How To Store Fresh Fruit & Veg So They Last Longer
You guys loved our kitchen hack post with insider tips on how to store fresh herbs so they last longer, so now that harvest season is here, I thought the time was ripe (ahem) for another one along the same lines. Afterall, when you store fresh ingredients properly, everyone wins – your dinner, your bank account, and the planet! It means you avoid sub-par flavours, you save on food waste, and hopefully your fridge will smell better too.
So here are the best ways to store fresh fruit and vegetables, to keep them fresh for longer. I learned so much while writing this (tomatoes, lemons and cucumbers in particular were a surprise), hopefully you’ll leave this post feeling just as empowered!
To keep whole onions from going soft, make sure you keep them in their skins and store in a cool, dark place like a kitchen cupboard, away from potatoes (they give off a gas that ripens onions).
Leeks & Spring Onions
If you want to store leeks and spring onions so that they keep growing, put them in a jar with an inch of water covering the roots then keep the jar on a windowsill.
Potatoes (and sweet potatoes) need to breathe, so it’s best to store them in a cardboard box or paper bag in a cool, dark place. Never in the fridge! And remember that you can still eat them if they’ve started to sprout.
To keep your mushrooms fresh for longer, store in their original packaging in the fridge. Did you know you can also leave them on a sunny windowsill before cooking to enrich them with vitamin D?
Carrot leaves actually draw moisture and nutrients from the root, so the best thing to do when buying whole carrots is chop the leaves off. Then, store in a paper bag in the fridge. You might need to change the bag a couple of times depending on how long you store them for, as it’s important carrots stay dry.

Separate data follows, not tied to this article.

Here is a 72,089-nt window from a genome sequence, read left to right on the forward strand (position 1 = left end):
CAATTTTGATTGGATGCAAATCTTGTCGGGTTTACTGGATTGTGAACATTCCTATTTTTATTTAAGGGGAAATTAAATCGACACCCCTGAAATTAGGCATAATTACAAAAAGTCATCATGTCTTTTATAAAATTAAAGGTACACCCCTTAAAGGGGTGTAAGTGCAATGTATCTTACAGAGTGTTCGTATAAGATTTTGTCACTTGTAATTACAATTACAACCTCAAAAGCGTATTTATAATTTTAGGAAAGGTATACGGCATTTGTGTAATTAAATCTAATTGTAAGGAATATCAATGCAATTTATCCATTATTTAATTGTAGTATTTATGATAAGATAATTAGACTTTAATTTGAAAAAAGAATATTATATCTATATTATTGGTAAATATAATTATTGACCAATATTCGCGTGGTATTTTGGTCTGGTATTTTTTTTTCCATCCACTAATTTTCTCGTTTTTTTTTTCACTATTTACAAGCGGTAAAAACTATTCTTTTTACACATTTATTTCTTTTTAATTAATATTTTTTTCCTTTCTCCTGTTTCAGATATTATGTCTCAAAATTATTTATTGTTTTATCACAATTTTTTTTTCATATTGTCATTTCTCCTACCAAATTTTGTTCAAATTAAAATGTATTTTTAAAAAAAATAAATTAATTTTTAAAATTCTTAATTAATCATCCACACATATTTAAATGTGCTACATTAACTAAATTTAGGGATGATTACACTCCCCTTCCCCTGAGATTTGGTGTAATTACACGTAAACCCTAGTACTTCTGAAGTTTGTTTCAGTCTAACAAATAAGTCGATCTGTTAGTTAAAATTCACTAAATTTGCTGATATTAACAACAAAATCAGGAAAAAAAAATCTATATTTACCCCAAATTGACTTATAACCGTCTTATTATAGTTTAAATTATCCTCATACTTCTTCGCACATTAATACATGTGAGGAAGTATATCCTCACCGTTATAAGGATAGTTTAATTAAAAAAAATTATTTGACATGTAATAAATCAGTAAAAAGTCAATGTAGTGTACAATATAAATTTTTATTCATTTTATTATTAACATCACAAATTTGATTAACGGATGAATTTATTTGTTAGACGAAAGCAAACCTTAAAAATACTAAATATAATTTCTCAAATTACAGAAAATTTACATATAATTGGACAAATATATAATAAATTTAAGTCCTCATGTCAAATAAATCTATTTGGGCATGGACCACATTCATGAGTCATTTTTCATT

Tie a bunch of trimmed asparagus together with an elastic band, then stand in a jar with an inch or two of water covering the ends. Cover loosely and store in the fridge.
Store butternut squash in a cool, dark place, like a kitchen cupboard. It should last two to three months! Once diced, butternut squash can be kept in tupperware in the fridge for four days.
Aubergine lasts much longer at room temperature, out of direct sunlight. The best way to store is in a bowl or just loose in a kitchen cupboard.
Just like carrots, radish leaves draw moisture and nutrients from the root, so the best thing to do when buying whole radishes is chop the leaves off. Then, store in plastic in the fridge. If they’ve gone a little soft when you come to use them, simply soak in ice cold water to make them crisp again.
Once cut (like the cucumber portions you receive from Gousto), cucumbers should be kept in the fridge.
If they’re still whole though, cucumbers last much longer when stored at room temperature, and away from tomatoes and bananas which make them ripen much faster.
Spinach, Kale & Salad Leaves
Take a tupperware box, line it with kitchen roll, add your leaves, top with another piece of kitchen roll and lock down the lid. The box needs to be big enough so the leaves have a bit of space and aren’t jammed in. The box protects the delicate leaves whilst the kitchen roll absorbs the excess moisture.
Do not keep tomatoes in the fridge! It damages the delicate skin, diluting the delicious taste and causing that floury texture. The best way to store tomatoes is in a fruit bowl at room temperature, but you should eat them as soon as possible for the best flavour.
To encourage a hard avocado to ripen, store in a paper bag at room temperature, or in a fruit bowl with bananas.
To stop from ripening, keep the avocado in the fridge. To keep half an avocado fresh for longer, make sure you do not remove the stone. Squeeze some lemon juice onto the exposed parts of the fruit, cover and store in the fridge.
Store apples in a drawer in the fridge, away from other fruits and veg and covered in a damp piece of kitchen roll.
Grapes last longest when stored in a drawer in the fridge in their original packaging, which will be perforated to allow for air flow.
Oranges, Lemons & Limes
Citrus fruit, especially lemons and limes, will harden when stored at room temperature. To keep fresh and juicy for longer, store in the fridge.
To read more about food waste, check out our posts 12 Food Scraps You Didn’t Know Were Edible and 7 Foods You Didn’t Know You Could Freeze. Are there any fruit and veg storage methods you swear by? Let us know in the comments!